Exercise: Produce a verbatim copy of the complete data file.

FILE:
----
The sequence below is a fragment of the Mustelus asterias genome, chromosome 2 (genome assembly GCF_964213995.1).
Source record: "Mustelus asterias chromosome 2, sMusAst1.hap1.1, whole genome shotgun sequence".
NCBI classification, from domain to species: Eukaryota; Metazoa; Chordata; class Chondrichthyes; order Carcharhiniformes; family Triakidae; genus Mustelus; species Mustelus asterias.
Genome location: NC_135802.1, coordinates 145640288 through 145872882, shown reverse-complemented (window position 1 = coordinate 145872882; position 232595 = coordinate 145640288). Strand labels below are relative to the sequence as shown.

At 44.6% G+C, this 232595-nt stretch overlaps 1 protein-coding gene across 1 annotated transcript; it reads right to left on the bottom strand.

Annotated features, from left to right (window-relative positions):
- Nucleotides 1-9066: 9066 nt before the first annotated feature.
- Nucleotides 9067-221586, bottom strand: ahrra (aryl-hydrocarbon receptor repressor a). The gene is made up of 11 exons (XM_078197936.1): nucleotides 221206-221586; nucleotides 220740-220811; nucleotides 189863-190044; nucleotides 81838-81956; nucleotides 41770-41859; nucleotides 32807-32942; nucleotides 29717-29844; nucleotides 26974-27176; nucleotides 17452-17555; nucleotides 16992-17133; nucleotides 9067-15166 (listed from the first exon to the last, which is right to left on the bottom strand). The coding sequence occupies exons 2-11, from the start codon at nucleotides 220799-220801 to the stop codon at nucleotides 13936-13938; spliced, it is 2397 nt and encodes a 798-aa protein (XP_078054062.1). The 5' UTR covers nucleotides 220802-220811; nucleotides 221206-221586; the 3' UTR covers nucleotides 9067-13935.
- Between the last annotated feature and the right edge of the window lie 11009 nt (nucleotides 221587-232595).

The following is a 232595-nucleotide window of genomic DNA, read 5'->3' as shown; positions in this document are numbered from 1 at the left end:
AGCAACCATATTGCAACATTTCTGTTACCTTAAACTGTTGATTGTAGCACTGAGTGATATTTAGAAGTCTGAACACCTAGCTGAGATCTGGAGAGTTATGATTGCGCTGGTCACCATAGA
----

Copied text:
The sequence below is a fragment of the Mustelus asterias genome, chromosome 2 (genome assembly GCF_964213995.1).
Source record: "Mustelus asterias chromosome 2, sMusAst1.hap1.1, whole genome shotgun sequence".
NCBI classification, from domain to species: Eukaryota; Metazoa; Chordata; class Chondrichthyes; order Carcharhiniformes; family Triakidae; genus Mustelus; species Mustelus asterias.
Genome location: NC_135802.1, coordinates 145640288 through 145872882, shown reverse-complemented (window position 1 = coordinate 145872882; position 232595 = coordinate 145640288). Strand labels below are relative to the sequence as shown.

At 44.6% G+C, this 232595-nt stretch overlaps 1 protein-coding gene across 1 annotated transcript; it reads right to left on the bottom strand.

Annotated features, from left to right (window-relative positions):
- Nucleotides 1-9066: 9066 nt before the first annotated feature.
- Nucleotides 9067-221586, bottom strand: ahrra (aryl-hydrocarbon receptor repressor a). The gene is made up of 11 exons (XM_078197936.1): nucleotides 221206-221586; nucleotides 220740-220811; nucleotides 189863-190044; nucleotides 81838-81956; nucleotides 41770-41859; nucleotides 32807-32942; nucleotides 29717-29844; nucleotides 26974-27176; nucleotides 17452-17555; nucleotides 16992-17133; nucleotides 9067-15166 (listed from the first exon to the last, which is right to left on the bottom strand). The coding sequence occupies exons 2-11, from the start codon at nucleotides 220799-220801 to the stop codon at nucleotides 13936-13938; spliced, it is 2397 nt and encodes a 798-aa protein (XP_078054062.1). The 5' UTR covers nucleotides 220802-220811; nucleotides 221206-221586; the 3' UTR covers nucleotides 9067-13935.
- Between the last annotated feature and the right edge of the window lie 11009 nt (nucleotides 221587-232595).

The following is a 232595-nucleotide window of genomic DNA, read 5'->3' as shown; positions in this document are numbered from 1 at the left end:
AGCAACCATATTGCAACATTTCTGTTACCTTAAACTGTTGATTGTAGCACTGAGTGATATTTAGAAGTCTGAACACCTAGCTGAGATCTGGAGAGTTATGATTGCGCTGGTCACCATAGA